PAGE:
Multiple vs. Single Embryo Transfer

Fertility clinics have different policies but single embryo transfers are typically more common, depending on factors like your age and reproductive history. 

The intended parents may even have embryos already created in preparation for surrogacy or from other IVF attempts. But no matter what their situation looks like when it comes to embryos, your eggs will not be used in the embryo transfer process.

In terms of the process after the embryo transfer, it’s recommended that you be on bedrest for 48 hours. You’ll get all of the emotional support and reassurance you deserve at this stage as you become that much closer to bringing new life into the world and transforming the lives of the intended parents.

To get more free information about this or any of the other five steps in the embryo transfer process, reach out to us.

Step 4: Pregnancy Monitoring and Support

About a week or two after you complete the transfer embryo process, you will head back to the fertility clinic. They’ll provide pregnancy monitoring services, looking at your human chorionic gonadotropic (hCG) levels.

hCG is a hormone that is made by your placenta and found when you’re pregnant.

If another embryo transfer process is required to become pregnant, that’s OK! Multiple transfers may be required before a pregnancy is confirmed and it’s completely normal.

Once a pregnancy has been confirmed, the process after the embryo transfer involves regular medical check-ups to check on the health of you and the baby. These check-ups can include:

  • Ultrasounds
  • Blood tests
  • Obstetrician consultations

Step 5: Creating a Family

The birth of the baby is what the step in the embryo transfer process has been leading up to.

This part of the embryo transfer process involves your surrogacy specialist, medical team and the intended parents, it’ll be a team effort in planning what the hospital stay and delivery looks like.

You will collaborate on a birth plan that addresses how everything will play out, respecting the wishes of both parties involved that culminates in the memorable moment of the intended parents holding their child for the first time.

As a surrogate, you can return to life with your family knowing that you have changed the lives of the intended parents forever and you will always be part of that family’s story.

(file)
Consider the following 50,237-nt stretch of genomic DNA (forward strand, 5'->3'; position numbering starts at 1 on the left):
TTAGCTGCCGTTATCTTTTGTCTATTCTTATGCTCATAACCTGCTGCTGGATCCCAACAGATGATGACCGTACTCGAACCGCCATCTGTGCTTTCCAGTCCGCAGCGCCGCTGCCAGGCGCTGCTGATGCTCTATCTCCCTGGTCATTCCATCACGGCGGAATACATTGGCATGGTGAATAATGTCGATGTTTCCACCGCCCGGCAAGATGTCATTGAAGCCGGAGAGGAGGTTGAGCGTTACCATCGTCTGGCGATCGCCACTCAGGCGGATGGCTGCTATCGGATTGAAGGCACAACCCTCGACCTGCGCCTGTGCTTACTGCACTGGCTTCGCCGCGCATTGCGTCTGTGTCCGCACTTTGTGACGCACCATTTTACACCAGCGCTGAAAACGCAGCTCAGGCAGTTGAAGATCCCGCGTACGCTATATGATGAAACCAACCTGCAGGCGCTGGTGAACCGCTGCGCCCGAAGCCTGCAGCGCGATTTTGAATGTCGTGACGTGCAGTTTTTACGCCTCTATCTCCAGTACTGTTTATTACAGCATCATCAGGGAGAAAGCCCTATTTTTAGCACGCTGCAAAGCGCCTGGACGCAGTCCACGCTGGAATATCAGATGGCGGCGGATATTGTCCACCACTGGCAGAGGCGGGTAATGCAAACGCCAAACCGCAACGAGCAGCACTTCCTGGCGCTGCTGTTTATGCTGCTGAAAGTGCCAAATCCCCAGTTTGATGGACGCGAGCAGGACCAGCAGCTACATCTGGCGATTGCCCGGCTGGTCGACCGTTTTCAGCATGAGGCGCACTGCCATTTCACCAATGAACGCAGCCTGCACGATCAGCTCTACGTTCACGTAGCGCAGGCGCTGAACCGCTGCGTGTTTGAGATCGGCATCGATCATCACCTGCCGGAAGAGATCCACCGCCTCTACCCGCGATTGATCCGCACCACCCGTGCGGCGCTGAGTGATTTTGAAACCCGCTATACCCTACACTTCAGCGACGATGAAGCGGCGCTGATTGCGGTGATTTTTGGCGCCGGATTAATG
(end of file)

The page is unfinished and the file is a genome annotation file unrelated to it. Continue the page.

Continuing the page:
Get the Support You Deserve

FAQs About the Embryo Transfer Process

How Long Does the Embryo Transfer Process Take?

The procedure itself typically takes around 15-30 minutes. In terms of the overall time for the procedure, set up, rest time and transportation, you could be looking at a two to four hour block.

What Does the Embryo Transfer Process Feel Like?

The embryo transfer process is quick, easy and physically painless. It doesn’t usually require anesthesia or for you to be sedated.

Emotionally, you may begin to feel nervous about the pregnancy or excited about the opportunity of bringing someone’s baby into the world for them. Whatever emotions you are feeling are valid and you can talk with your specialist about how to address the wide range of emotions you may feel. 

What Is the Recovery Process After Embryo Transfer?

Similar to the length of the embryo transfer, recovery wise, it’s a quick process. As a non-invasive procedure, you are allowed as much time as needed to recover depending on your comfort level once the transfer is complete.

24-hour bedrest is recommended by some doctors but it ultimately comes down to your level of comfortability and body’s response to the transfer.

What Happens Next In the Process After Embryo Transfer?

Once the transfer is complete, it will take 9-14 days to detect a pregnancy. Here’s what can be happening on those days:

  • Day 1 and 2: The blastocyst hatches out of its shell and begins to try to attach itself to the uterus.
  • Day 3: Implantation begins as the blastocyst moves deeper into the uterine lining.
  • Day 4 and 5: Implantation continues and becomes complete. The cells that will be the placenta and fetus begin to develop.
  • Day 6: The hCG hormone is starting to be produced.
  • Day 7 and 8: Development continues, and more hCG is secreted into the bloodstream.
  • Day 9: hCG levels may be high enough to detect pregnancy